Hot foot

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Hot foot (Prank)[edit]

The hot foot is a prank where the prankster sets the victim's shoe laces or shoe on fire with a match or lighter.[1]

There are several other versions of the hot foot prank, but all involve using a source of flame near a victim's foot. Other versions of the prank involve using a cigarette on the victim's heel, placing a lit match between two bare toes on the victim, or sticking a book of matches to the victim's shoe with gum and lighting the matches.

The hot foot prank is mentioned in several baseball stories as a prank that players play on one another.[1][2][3] Bert Blyleven earned the nickname "Frying Dutchman" because of his love of this prank; during Blyleven's time with the Angels, the fire extinguisher in the Angel Stadium clubhouse featured a sign that said "In case of Blyleven: Pull." [4]

Hot foot (Soaker)[edit]

Example of hot foot (soaker) after accidentally stepping in snow resulting in a wet sock.

Hot foot refers to the sensation experienced after wetting ones sock while wearing shoes through the accidental act of stepping in a body of water (most commonly a puddle). Alternatively referred to as a soaker[5] or booter.[6] The origin of the phrase likely stems from the instinctual reaction of immediately withdrawing ones submerged foot from the liquid as if stepping on a hot surface. This verbage is colloquial to Western New York and parts of Canada.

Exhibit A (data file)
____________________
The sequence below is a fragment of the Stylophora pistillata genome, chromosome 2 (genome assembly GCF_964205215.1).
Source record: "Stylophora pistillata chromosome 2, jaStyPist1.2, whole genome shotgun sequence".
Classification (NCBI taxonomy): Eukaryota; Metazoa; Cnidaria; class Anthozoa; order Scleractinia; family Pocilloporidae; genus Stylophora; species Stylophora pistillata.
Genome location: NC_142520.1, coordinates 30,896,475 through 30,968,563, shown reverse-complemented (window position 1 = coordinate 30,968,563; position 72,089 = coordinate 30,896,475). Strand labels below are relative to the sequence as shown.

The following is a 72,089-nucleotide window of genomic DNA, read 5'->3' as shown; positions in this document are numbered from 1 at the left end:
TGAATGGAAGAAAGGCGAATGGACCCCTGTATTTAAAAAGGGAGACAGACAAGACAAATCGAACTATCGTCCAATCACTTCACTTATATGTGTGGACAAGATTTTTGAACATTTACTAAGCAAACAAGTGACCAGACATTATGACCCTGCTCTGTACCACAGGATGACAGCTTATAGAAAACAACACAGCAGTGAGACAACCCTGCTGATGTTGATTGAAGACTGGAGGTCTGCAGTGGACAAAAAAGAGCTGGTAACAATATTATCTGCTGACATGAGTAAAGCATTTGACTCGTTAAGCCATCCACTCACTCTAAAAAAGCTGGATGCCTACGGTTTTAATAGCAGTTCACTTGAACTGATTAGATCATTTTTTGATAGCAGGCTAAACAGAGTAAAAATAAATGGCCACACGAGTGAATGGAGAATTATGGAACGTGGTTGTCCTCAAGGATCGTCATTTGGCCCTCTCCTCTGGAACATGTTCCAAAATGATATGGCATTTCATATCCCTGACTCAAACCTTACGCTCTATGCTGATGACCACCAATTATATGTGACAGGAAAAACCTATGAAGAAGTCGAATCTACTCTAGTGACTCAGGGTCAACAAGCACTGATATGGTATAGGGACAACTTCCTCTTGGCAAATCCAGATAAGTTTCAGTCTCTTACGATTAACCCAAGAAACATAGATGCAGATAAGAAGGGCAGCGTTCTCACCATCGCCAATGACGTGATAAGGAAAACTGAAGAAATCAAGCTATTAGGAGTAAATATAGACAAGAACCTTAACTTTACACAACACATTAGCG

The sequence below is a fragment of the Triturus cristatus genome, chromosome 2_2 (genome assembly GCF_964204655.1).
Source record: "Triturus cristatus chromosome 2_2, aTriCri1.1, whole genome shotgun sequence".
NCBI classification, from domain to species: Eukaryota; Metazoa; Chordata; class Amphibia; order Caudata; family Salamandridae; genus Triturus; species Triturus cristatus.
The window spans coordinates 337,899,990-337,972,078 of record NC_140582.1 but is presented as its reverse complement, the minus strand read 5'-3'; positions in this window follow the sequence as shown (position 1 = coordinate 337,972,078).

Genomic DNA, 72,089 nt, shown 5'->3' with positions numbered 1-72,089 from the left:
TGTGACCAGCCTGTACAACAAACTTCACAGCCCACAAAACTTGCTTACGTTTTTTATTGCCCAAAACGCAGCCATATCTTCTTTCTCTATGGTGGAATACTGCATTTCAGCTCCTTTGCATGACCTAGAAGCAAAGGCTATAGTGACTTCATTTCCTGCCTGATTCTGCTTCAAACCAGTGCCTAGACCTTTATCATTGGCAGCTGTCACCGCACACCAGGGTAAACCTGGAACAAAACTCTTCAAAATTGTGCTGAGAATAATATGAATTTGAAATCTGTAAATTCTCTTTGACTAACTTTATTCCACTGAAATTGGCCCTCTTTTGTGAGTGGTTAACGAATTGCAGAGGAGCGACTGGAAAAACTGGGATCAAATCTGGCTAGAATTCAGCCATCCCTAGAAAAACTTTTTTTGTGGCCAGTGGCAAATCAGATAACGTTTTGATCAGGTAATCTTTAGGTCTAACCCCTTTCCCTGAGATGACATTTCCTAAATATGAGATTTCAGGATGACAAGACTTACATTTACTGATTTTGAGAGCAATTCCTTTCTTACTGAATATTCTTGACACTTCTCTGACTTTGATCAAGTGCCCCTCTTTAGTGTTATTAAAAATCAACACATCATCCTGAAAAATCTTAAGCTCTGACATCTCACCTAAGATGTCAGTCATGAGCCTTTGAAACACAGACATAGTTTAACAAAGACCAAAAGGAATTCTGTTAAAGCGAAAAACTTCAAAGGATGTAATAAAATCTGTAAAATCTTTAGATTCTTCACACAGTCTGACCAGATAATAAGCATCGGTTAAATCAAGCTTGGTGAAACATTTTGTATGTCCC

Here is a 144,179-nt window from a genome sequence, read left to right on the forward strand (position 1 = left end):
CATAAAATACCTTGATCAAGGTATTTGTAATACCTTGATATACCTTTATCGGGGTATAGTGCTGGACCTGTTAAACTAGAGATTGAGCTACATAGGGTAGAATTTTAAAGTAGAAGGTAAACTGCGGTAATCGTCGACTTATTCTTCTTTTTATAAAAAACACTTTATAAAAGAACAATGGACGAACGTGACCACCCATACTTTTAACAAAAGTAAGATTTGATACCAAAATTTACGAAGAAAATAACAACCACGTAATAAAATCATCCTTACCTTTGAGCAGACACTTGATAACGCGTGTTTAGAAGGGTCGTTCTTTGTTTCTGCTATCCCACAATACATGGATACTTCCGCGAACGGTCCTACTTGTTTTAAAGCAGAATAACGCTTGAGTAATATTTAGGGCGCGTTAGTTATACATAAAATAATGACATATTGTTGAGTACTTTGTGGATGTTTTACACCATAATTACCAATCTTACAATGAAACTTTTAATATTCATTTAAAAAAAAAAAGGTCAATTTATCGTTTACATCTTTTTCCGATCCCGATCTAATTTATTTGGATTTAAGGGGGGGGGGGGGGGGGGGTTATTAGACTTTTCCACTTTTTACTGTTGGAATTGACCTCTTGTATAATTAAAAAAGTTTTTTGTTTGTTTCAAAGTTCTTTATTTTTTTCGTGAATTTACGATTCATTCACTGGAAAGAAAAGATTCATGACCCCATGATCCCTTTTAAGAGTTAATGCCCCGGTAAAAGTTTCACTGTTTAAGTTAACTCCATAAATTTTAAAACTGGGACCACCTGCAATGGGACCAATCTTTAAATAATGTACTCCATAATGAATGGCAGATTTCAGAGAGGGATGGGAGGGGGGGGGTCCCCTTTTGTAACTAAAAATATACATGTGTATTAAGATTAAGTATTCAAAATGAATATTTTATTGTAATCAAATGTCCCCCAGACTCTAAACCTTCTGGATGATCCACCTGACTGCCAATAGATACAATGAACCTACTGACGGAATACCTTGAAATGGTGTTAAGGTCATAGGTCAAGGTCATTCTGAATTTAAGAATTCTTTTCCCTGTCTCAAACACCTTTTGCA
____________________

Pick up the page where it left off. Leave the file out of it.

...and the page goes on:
A classic example is a child crossing a creek who accidentally missteps, placing his shoe covered foot into the water and soaking his sock. The unpleasantness that occurs whilst walking thereafter is hot foot.

In popular culture, this occurs during the 1993 major motion picture Groundhog Day, starring actor Bill Murray, when distracted he steps off a curb into a large puddle. Due to the premise of the film, the scenario repeats itself four times throughout the movie. Also during the 2003 major motion picture Bruce Almighty starring Canadian-American actor Jim Carrey which takes place in Buffalo, New York.

Debate surrounds alternative scenarios in the absence of a shoe or boot as to whether these truly constitute hot foot. For example, accidentally soaking your socks on a wet bathroom floor or a misstep after removing your boots in a wet mud room or entryway. These other wet sock iterations although similar do not represent hot foot as classically defined.

Hot foot should not be confused with trench foot, or other immersion foot syndromes, which are serious medical conditions resulting from prolonged exposure of the foot to liquid.

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